Hello, back again with another entry in this series. Not sure it needs a preamble, except to say it was predictably longer than a week between the first and the second installment. Quelle surprise! Oh well. Here it is, and we’re still in the realm of the super short stuff…
I wanted to do a Kharms story and it was either this or Tumbling Old Women – that’s the one about a series of old women falling from their windows. It begins:
Because of her excessive curiosity, one old woman tumbled out of her window, fell and shattered to pieces.
Daniil Kharms was a Russian absurdist active in the first half of the 20th century – he wrote stories, plays and children’s fiction and was arrested and exiled for anti-Soviet activity before dying of starvation in a psychiatric ward during the siege of Leningrad. His short stories are ridiculous and fizz with manic energy and a refusal to bend to logic.
Here’s his short story Events (found in Today I Wrote Nothing: The Selected Writings of Daniil Kharms):
There will follow very little analysis, because I don’t know how to analyse it. The whole thing is perfect. It’s short and hectic, a relentless list of people whose sanity is being constantly chipped away at by inconveniences. It gathers momentum pretty quickly and makes no attempt to explain why the death of Orlov seems to prompt this domino effect – or even if the series of deaths are connected. Each of them is ridiculous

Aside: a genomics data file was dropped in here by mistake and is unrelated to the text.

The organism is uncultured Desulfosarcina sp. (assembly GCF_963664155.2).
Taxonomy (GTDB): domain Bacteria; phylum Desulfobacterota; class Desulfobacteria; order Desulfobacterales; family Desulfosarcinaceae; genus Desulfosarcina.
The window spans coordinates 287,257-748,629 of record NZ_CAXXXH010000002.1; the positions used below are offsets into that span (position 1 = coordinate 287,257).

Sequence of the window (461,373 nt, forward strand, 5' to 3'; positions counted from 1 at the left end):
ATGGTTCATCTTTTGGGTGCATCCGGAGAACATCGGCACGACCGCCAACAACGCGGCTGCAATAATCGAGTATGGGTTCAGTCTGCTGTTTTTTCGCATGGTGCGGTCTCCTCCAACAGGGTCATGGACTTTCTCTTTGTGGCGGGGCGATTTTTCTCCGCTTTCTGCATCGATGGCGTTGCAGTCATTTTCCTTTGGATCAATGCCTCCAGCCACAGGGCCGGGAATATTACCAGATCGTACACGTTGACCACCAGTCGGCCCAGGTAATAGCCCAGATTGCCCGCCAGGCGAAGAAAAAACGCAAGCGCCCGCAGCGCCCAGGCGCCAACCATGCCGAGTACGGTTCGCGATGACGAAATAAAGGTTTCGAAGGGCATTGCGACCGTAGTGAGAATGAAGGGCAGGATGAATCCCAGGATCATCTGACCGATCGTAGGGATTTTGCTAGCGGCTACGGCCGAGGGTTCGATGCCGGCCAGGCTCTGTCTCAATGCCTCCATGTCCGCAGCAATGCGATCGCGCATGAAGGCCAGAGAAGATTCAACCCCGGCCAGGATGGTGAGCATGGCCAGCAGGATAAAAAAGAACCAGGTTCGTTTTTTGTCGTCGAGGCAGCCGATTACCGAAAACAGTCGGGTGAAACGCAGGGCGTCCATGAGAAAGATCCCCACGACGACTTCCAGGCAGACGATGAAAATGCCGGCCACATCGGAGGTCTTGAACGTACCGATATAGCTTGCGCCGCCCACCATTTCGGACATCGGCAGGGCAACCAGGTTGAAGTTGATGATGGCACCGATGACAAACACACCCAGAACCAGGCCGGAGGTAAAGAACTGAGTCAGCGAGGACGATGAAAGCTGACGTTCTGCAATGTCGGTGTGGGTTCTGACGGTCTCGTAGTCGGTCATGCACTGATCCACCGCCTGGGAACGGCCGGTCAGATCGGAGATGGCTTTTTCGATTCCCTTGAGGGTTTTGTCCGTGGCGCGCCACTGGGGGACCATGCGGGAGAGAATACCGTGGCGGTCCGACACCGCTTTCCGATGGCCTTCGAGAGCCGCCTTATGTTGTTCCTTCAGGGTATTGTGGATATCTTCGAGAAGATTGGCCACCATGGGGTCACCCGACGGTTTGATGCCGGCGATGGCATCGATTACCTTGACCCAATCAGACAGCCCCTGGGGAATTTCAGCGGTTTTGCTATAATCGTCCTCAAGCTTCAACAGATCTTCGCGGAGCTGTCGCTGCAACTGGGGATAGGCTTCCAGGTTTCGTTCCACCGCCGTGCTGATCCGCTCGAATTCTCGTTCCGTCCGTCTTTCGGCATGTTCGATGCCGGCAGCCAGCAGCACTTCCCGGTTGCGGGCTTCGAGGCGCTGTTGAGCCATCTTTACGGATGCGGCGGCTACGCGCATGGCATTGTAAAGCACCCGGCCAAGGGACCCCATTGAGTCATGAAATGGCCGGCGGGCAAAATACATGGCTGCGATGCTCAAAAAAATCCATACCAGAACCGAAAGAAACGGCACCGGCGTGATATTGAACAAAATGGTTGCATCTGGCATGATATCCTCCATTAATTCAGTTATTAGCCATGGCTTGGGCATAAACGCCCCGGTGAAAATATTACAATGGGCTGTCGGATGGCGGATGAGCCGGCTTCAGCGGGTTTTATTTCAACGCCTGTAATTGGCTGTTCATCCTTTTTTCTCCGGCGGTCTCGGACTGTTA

fell from the cupboard
and very funny.
Our instinct is to look for meaning as each of the characters inevitably breaks down – as readers we are always looking to interpret everything, to search for meaning, whereas Kharms makes me think of this quote from Rene Magritte:
When people ask, “What does this mean?” they are afraid. They express a wish that everything should be understandable.
We cannot hope to understand Orlov, Spiridinov, Mikhailov, Kruglov or Perekhryostov – like them this Kharms piece is is giddily unanalysable. I don’t necessarily want to understand it, only enjoy it. And I do enjoy it, every time I read it – I cannot explain exactly why.
Next time – we finally leave Eastern Europe and head to America, to Berlin.